City officials sought to reassure Chicagoans on Saturday they were prepared for a major winter storm to hit the city, which could dump between 5 inches and 9 inches of heavy, wet snow through Sunday.
Rich Guidice, the executive director of the city’s Office of Emergency Management and Communications, said the storm could include heavy snow at times as well as wind gusts of up to 35 mph that could make travel “very difficult.”
“Take it slow,” Guidice said at a Saturday morning news conference, urging Chicagoans to exercise caution when driving or shoveling the dense snow.
Chicagoans should stay home, if possible, until the storm passes, Guidice said. Those who must travel should be prepared for an emergency with a flashlight and snacks in case of an emergency, Guidice said.
City officials were also monitoring for flooding along the lakefront, where lake levels are already high. Vehicles parked along the lakefront should be moved, Guidice said.
The city plans to deploy approximately 300 snow plows and salt trucks starting at 2 p.m. Saturday when the snow is expected to start, with the fleet increasing overnight, when the snow is expected to intensify, said Department of Streets and Sanitation Deputy Commissioner Cole Stallard.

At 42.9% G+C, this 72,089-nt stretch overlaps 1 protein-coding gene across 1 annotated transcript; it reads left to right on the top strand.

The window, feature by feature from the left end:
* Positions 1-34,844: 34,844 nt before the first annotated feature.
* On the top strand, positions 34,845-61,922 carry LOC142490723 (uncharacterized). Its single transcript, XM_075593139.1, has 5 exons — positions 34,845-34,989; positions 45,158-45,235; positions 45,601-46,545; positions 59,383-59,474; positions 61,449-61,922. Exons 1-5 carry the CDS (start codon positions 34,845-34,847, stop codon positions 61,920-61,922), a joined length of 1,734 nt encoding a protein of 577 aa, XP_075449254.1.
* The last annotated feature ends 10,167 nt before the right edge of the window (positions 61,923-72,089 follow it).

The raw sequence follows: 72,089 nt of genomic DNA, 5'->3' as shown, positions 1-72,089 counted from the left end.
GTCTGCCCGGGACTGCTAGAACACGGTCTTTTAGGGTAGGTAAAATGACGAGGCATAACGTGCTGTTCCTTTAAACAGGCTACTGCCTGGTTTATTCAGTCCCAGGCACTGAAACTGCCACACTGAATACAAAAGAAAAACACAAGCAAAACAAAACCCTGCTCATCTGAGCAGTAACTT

The storm is expected to hit Chicago one day before the 10th anniversary of the so-called Groundhog Day blizzard, which dumped more than 20 inches of heavy, wet snow on the city — shutting down Lake Shore Drive and shutting schools for two days.
Crews will be monitoring Lake Shore Drive very closely during the storm, especially because of the threat of flooding, Guidice said.
A winter storm warning from the National Weather Service is in effect in Illinois until 6 p.m. Sunday.